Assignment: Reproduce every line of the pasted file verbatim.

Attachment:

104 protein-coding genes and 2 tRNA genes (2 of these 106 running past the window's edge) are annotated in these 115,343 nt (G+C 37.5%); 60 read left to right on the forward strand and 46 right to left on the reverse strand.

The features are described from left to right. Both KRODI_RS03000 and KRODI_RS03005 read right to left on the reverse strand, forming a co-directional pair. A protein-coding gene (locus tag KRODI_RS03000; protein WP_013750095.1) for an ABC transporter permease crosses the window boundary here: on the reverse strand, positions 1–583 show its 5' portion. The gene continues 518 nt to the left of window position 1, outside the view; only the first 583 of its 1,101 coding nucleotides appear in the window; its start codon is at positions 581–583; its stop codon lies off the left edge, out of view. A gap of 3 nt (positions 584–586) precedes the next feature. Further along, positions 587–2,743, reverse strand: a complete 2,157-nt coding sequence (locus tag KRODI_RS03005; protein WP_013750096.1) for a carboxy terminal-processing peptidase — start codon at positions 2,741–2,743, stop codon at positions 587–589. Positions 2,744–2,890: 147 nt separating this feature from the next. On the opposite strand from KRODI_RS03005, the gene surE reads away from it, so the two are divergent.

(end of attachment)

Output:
104 protein-coding genes and 2 tRNA genes (2 of these 106 running past the window's edge) are annotated in these 115,343 nt (G+C 37.5%); 60 read left to right on the forward strand and 46 right to left on the reverse strand.

The features are described from left to right. Both KRODI_RS03000 and KRODI_RS03005 read right to left on the reverse strand, forming a co-directional pair. A protein-coding gene (locus tag KRODI_RS03000; protein WP_013750095.1) for an ABC transporter permease crosses the window boundary here: on the reverse strand, positions 1–583 show its 5' portion. The gene continues 518 nt to the left of window position 1, outside the view; only the first 583 of its 1,101 coding nucleotides appear in the window; its start codon is at positions 581–583; its stop codon lies off the left edge, out of view. A gap of 3 nt (positions 584–586) precedes the next feature. Further along, positions 587–2,743, reverse strand: a complete 2,157-nt coding sequence (locus tag KRODI_RS03005; protein WP_013750096.1) for a carboxy terminal-processing peptidase — start codon at positions 2,741–2,743, stop codon at positions 587–589. Positions 2,744–2,890: 147 nt separating this feature from the next. On the opposite strand from KRODI_RS03005, the gene surE reads away from it, so the two are divergent.